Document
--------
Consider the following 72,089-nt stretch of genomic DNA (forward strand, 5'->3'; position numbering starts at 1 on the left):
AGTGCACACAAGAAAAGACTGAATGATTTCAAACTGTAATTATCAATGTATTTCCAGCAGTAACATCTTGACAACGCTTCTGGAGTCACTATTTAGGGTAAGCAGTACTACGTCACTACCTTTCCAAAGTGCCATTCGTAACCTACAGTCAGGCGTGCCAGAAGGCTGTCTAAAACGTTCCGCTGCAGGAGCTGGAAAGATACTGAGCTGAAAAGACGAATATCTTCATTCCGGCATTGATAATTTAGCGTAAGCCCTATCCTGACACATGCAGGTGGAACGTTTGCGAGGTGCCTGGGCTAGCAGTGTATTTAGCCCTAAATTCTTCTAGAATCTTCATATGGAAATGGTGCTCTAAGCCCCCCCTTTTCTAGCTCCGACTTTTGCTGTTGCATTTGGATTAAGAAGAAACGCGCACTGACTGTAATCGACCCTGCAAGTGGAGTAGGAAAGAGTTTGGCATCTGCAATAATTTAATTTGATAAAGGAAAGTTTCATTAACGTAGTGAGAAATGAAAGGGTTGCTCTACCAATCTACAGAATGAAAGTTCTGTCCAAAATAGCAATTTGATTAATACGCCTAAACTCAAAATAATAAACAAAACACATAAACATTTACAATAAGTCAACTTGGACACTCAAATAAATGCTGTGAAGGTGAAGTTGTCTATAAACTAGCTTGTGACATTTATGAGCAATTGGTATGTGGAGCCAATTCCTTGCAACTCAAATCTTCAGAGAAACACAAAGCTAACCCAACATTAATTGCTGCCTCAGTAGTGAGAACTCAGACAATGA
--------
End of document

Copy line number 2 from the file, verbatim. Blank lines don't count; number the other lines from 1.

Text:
AGTGCACACAAGAAAAGACTGAATGATTTCAAACTGTAATTATCAATGTATTTCCAGCAGTAACATCTTGACAACGCTTCTGGAGTCACTATTTAGGGTAAGCAGTACTACGTCACTACCTTTCCAAAGTGCCATTCGTAACCTACAGTCAGGCGTGCCAGAAGGCTGTCTAAAACGTTCCGCTGCAGGAGCTGGAAAGATACTGAGCTGAAAAGACGAATATCTTCATTCCGGCATTGATAATTTAGCGTAAGCCCTATCCTGACACATGCAGGTGGAACGTTTGCGAGGTGCCTGGGCTAGCAGTGTATTTAGCCCTAAATTCTTCTAGAATCTTCATATGGAAATGGTGCTCTAAGCCCCCCCTTTTCTAGCTCCGACTTTTGCTGTTGCATTTGGATTAAGAAGAAACGCGCACTGACTGTAATCGACCCTGCAAGTGGAGTAGGAAAGAGTTTGGCATCTGCAATAATTTAATTTGATAAAGGAAAGTTTCATTAACGTAGTGAGAAATGAAAGGGTTGCTCTACCAATCTACAGAATGAAAGTTCTGTCCAAAATAGCAATTTGATTAATACGCCTAAACTCAAAATAATAAACAAAACACATAAACATTTACAATAAGTCAACTTGGACACTCAAATAAATGCTGTGAAGGTGAAGTTGTCTATAAACTAGCTTGTGACATTTATGAGCAATTGGTATGTGGAGCCAATTCCTTGCAACTCAAATCTTCAGAGAAACACAAAGCTAACCCAACATTAATTGCTGCCTCAGTAGTGAGAACTCAGACAATGA